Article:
**Remark.** Note that $\operatorname{\mathbf{Hom}}(C,\mathbb P^1)$ is an open subscheme of $\operatorname{\mathbf{Div}}_{C \times \mathbb P^1}$, whereas $\operatorname{Sym}^d(C)$ is a component of $\operatorname{\mathbf{Div}}_C$. Specifically, a homomorphism $\phi \colon C \to \mathbb P^1$ corresponds to its graph, which is a section of a line bundle $\mathscr M$ on $C \times \mathbb P^1$. Since
\begin{align*}
\operatorname{\mathbf{Pic}}_{C \times \mathbb P^1} &= \operatorname{\mathbf{Pic}}_C \times \operatorname{\mathbf{Pic}}_{\mathbb P^1} \times \operatorname{\mathbf{Hom}}(\operatorname{\mathbf{Alb}}_C,\operatorname{\mathbf{Pic}}^0_{\mathbb P^1})\\
&= \operatorname{\mathbf{Pic}}_C \times \operatorname{\mathbf{Pic}}_{\mathbb P^1},
\end{align*}
the line bundle $\mathscr M$ is of the form $\mathscr L \boxtimes \mathcal O(n)$ for some line bundle $\mathscr L$ on $C$ and some $n \in \mathbb Z$. Counting intersections with $\{c\} \times \mathbb P^1$, we see that $n = 1$. Restricting to $C \times \{\sigma\}$, we see that $\mathscr L = \phi^* \mathcal O(1)$. Thus, $\phi$ corresponds to a section $s$ of $\mathscr L \boxtimes \mathcal O(1)$.

Conversely, a section $s$ of $\mathscr L \boxtimes \mathcal O(1)$ comes from a morphism $\phi$ if and only if $\mathscr L$ is effective and $V(s)$ is irreducible. Indeed, since $\mathscr L \boxtimes \mathcal O(1)$ is primitive (not divisible), $V(s)$ is reduced. Hence, the dominant morphism $V(s) \to C$ is flat, since $V(s)$ is torsion-free over $C$ since it is integral. Since it is of degree $1$, it is an isomorphism.

The only other possibility for a section $s$ of $\mathscr L \boxtimes \mathcal O(1)$ is that it contains a vertical component. Indeed, the only decomposition of $\mathscr L \boxtimes \mathcal O(1)$ as a sum of effective divisors must have $\mathscr L' \boxtimes \mathcal O$ as one of its summands, all of whose sections are vertical.

The morphism $\phi \colon C \to \mathbb P^1$ and the pair $(\mathscr L, s)$ determine each other uniquely, where two pairs $(\mathscr L, s)$, $(\mathscr L', s')$ correspond if and only if there exists an isomorphism $\alpha \colon \mathscr L \stackrel \sim \to \mathscr L'$ taking $s$ to $s'$.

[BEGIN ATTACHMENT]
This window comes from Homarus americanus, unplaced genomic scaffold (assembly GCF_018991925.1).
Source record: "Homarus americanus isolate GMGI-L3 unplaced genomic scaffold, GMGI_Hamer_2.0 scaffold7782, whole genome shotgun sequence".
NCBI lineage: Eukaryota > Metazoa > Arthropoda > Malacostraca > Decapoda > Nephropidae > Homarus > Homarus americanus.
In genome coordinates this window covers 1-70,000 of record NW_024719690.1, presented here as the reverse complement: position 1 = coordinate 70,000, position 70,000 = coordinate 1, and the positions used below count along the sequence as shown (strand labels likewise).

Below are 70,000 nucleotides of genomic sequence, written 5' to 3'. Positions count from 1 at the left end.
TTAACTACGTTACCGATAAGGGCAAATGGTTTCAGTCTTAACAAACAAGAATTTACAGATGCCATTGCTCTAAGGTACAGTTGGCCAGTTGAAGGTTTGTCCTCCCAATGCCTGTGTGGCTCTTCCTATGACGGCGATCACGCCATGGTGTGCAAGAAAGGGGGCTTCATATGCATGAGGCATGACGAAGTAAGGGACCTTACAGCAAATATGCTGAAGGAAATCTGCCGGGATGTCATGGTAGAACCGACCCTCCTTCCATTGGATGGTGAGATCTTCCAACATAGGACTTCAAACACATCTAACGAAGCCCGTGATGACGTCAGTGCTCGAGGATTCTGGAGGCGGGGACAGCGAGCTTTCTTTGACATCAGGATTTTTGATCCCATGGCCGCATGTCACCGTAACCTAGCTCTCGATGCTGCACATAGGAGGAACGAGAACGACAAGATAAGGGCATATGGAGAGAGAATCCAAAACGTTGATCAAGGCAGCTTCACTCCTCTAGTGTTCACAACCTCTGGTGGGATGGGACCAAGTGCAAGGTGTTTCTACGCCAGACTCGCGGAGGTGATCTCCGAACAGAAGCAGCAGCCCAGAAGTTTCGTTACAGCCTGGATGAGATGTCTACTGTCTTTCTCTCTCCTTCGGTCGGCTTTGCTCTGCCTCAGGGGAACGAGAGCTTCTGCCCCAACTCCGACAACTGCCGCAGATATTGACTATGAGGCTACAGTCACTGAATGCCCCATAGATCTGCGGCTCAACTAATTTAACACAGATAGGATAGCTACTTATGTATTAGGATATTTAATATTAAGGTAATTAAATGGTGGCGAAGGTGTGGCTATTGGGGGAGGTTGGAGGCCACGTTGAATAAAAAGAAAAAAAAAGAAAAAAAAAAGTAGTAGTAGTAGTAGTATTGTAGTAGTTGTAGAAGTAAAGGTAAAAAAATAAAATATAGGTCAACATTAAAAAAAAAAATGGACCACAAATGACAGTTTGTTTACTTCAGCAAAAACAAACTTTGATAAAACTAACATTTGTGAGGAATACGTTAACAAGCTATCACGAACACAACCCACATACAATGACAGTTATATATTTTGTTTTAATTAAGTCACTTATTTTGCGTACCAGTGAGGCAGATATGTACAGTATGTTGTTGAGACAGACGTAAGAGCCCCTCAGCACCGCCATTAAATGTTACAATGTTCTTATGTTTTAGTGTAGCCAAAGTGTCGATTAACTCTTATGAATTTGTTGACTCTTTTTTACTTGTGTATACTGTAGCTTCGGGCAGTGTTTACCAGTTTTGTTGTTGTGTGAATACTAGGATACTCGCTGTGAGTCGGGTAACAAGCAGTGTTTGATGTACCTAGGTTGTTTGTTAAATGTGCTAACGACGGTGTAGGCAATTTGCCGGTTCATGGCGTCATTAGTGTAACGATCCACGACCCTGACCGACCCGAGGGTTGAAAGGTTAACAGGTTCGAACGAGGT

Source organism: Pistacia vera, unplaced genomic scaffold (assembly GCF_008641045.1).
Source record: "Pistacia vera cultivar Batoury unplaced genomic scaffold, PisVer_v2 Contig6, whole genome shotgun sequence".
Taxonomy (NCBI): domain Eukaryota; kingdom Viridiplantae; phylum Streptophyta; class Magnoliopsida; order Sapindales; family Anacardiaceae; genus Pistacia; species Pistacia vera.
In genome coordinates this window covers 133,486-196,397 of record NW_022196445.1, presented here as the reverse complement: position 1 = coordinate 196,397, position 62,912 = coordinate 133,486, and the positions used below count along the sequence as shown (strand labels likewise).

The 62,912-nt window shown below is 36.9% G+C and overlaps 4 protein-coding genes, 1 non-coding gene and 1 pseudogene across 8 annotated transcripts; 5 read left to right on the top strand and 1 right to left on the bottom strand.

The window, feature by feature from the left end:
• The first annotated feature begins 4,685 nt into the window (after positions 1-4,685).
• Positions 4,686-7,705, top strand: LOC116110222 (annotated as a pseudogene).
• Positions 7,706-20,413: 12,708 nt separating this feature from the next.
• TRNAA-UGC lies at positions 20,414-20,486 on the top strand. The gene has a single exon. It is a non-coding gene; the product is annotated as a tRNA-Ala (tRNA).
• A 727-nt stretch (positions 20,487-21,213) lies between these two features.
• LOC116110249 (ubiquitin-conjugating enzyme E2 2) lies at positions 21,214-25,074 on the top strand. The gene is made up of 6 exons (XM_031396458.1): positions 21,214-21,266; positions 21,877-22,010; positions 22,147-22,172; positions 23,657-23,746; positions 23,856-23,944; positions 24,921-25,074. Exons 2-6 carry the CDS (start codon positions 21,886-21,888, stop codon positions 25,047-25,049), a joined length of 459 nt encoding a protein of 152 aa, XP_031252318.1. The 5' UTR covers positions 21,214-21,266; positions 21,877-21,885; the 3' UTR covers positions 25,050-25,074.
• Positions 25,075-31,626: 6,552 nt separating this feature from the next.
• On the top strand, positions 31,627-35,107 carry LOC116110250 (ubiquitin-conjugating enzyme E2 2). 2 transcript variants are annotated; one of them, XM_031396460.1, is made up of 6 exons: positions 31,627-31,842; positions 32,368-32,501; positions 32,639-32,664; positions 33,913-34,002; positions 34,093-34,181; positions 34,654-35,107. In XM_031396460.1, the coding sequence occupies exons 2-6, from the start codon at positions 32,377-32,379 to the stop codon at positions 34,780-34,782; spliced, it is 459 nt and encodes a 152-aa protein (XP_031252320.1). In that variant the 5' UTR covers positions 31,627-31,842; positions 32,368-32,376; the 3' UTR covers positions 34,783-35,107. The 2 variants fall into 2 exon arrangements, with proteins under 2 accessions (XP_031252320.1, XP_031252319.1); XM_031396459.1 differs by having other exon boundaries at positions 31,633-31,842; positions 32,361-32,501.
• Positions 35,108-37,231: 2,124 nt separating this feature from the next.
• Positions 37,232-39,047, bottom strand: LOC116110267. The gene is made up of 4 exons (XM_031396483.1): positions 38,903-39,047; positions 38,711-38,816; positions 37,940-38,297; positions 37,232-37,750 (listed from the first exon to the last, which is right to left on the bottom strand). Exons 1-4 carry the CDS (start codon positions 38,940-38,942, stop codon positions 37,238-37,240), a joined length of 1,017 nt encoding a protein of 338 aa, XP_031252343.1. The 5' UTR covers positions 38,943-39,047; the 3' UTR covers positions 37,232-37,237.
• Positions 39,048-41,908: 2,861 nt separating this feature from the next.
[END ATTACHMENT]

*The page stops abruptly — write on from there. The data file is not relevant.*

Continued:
**Remark.** Thus, the map you give can be extended to the rational map
\begin{align*}
\sigma^* \colon \operatorname{\mathbf{Div}}_{C \times \mathbb P^1} &\dashrightarrow \operatorname{\mathbf{Div}}_C \\
Z &\mapsto Z \cap (C \times \{\sigma\}),
\end{align*}
which is defined away from the divisors containing $C \times \{\sigma\}$. We will focus on the locus $U$ of $\operatorname{\mathbf{Div}}_{C \times \mathbb P^1}$ of irreducible divisors in $\mathscr L \boxtimes \mathcal O(1)$ for some $\mathscr L$ of degree $d > 2g$. We get a commutative square
$$\begin{array}{ccc} \operatorname{\mathbf{Div}}_{C \times \mathbb P^1} & \stackrel{\sigma^*}\dashrightarrow & \operatorname{\mathbf{Div}}_C \\ \downarrow & & \downarrow \\ \operatorname{\mathbf{Pic}}_{C \times \mathbb P^1} & \stackrel{\sigma^*}\rightarrow &\ \operatorname{\mathbf{Pic}}_C. \end{array}$$
Over the locus of $\operatorname{\mathbf{Pic}}_C$ where $\mathscr L$ is of degree $d > 2g$, the right vertical arrow is a $\mathbb P^r$-bundle, where $r = h^0(\mathscr L) - 1 = d - g$ (which does not depend on $\mathscr L$ but only on $d$). Similarly, over the same locus, the left vertical arrow is a $\mathbb P^{r'}$-bundle, where $r' = h^0(\mathscr L \boxtimes \mathcal O(1)) - 1$. By Künneth we have $r' = 2(r+1) - 1 = 2d - 2g + 1$.

Restricting the left hand side to the locus of the form $\mathscr L \boxtimes \mathcal O(1)$, the bottom map becomes an isomorphism. On the locus $U$ of irreducible divisors in $\mathscr L \boxtimes \mathcal O(1)$, the top map on each fibre is a morphism from an open in $\mathbb P^{2d-2g+1}$ to $\mathbb P^{d-g}$.

**Remark.** To describe the map more explicitly, let $[x:y]$ be coordinates on $\mathbb P^1$. For simplicity, assume $\sigma = [0:1]$. Then $H^0(\mathscr L \boxtimes \mathcal O(1))$ is given by $\{\lambda x + \mu y\ |\ \lambda,\mu \in H^0(\mathscr L)\}$, and a section $\lambda x + \mu y$ is mapped to the section $\mu \in H^0(\mathscr L)$. In particular, this is a linear map, so the fibres are linear spaces.

The locus of divisors $Z$ not containing $C \times \{0\}$ corresponds to the $\lambda x + \mu y$ with $\mu \neq 0$. This is the maximal set where the map on the projective spaces is defined, and there the fibres are $\mathbb A^{d-g+1}$ corresponding to the affine space of values of $\lambda$.

We are further restricting to divisors $Z$ not containing any vertical component; this is probably equivalent to linear independence of $\lambda$ and $\mu$, so this removes an $\mathbb A^1\setminus\{0\}$ from each fibre (corresponding to $\lambda = c \mu$). More canonically, the conditions that $\lambda$ and $\mu$ are linearly independent are cut out in $\mathbb P^{2d-2g+1}$ by the nonvanishing of certain minors.

Any further properties you want to deduce should follow from this description.